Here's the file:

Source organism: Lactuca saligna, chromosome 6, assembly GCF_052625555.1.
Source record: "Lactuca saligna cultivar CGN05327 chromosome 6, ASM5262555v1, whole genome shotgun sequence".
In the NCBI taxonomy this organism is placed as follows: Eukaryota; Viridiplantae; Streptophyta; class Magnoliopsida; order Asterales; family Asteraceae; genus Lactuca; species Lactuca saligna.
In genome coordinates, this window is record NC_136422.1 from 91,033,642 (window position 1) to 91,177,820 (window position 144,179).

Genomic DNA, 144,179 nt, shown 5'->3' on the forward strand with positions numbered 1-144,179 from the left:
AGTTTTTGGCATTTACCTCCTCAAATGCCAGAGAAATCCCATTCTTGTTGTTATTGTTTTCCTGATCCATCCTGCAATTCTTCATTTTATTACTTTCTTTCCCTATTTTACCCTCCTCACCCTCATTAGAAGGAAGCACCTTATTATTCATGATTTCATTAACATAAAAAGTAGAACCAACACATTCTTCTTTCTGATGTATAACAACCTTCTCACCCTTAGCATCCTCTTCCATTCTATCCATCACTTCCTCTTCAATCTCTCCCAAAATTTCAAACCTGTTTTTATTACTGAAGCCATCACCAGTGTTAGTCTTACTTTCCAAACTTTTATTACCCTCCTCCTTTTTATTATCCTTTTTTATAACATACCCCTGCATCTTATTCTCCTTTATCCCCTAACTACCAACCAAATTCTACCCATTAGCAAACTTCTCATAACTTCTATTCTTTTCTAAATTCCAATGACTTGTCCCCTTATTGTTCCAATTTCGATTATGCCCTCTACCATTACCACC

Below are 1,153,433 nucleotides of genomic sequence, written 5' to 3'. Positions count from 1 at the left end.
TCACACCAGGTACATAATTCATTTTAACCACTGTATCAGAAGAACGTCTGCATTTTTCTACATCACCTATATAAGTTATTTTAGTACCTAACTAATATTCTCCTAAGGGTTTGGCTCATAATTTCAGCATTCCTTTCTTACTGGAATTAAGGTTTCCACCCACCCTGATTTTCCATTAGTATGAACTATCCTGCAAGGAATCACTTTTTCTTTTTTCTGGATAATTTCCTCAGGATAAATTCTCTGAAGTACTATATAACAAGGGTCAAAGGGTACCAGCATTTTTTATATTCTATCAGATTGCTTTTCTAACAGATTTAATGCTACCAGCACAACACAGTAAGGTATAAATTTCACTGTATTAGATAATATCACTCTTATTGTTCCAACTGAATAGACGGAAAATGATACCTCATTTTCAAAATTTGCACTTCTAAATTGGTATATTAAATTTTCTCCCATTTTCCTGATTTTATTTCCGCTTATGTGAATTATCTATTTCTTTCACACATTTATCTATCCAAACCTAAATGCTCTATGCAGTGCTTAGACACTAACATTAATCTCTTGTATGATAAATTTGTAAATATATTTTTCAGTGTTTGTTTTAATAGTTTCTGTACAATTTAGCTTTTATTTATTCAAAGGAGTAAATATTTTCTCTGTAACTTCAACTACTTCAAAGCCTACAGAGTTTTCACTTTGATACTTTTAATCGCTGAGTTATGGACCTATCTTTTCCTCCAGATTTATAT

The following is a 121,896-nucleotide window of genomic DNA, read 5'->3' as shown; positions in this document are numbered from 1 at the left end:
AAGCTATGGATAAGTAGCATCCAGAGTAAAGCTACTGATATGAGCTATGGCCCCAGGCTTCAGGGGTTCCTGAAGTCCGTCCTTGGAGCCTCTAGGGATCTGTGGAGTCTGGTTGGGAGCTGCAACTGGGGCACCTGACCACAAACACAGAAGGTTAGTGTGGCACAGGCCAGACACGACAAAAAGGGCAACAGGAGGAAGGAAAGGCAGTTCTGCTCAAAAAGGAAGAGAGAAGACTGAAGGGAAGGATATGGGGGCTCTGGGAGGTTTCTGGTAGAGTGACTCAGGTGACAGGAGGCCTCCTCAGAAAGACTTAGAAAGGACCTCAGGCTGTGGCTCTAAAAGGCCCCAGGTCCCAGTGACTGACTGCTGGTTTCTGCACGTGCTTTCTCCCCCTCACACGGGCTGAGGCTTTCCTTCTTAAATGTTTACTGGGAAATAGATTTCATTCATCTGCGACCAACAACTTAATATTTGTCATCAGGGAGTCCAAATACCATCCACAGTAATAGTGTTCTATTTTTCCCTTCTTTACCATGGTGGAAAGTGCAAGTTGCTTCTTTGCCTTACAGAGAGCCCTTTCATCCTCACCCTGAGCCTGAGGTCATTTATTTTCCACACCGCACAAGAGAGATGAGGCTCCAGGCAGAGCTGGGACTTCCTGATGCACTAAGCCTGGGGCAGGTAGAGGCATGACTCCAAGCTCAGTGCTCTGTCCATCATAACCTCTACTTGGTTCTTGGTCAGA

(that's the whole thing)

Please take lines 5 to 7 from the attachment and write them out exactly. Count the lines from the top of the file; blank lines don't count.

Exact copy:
Genomic DNA, 144,179 nt, shown 5'->3' on the forward strand with positions numbered 1-144,179 from the left:
AGTTTTTGGCATTTACCTCCTCAAATGCCAGAGAAATCCCATTCTTGTTGTTATTGTTTTCCTGATCCATCCTGCAATTCTTCATTTTATTACTTTCTTTCCCTATTTTACCCTCCTCACCCTCATTAGAAGGAAGCACCTTATTATTCATGATTTCATTAACATAAAAAGTAGAACCAACACATTCTTCTTTCTGATGTATAACAACCTTCTCACCCTTAGCATCCTCTTCCATTCTATCCATCACTTCCTCTTCAATCTCTCCCAAAATTTCAAACCTGTTTTTATTACTGAAGCCATCACCAGTGTTAGTCTTACTTTCCAAACTTTTATTACCCTCCTCCTTTTTATTATCCTTTTTTATAACATACCCCTGCATCTTATTCTCCTTTATCCCCTAACTACCAACCAAATTCTACCCATTAGCAAACTTCTCATAACTTCTATTCTTTTCTAAATTCCAATGACTTGTCCCCTTATTGTTCCAATTTCGATTATGCCCTCTACCATTACCACC

Below are 1,153,433 nucleotides of genomic sequence, written 5' to 3'. Positions count from 1 at the left end.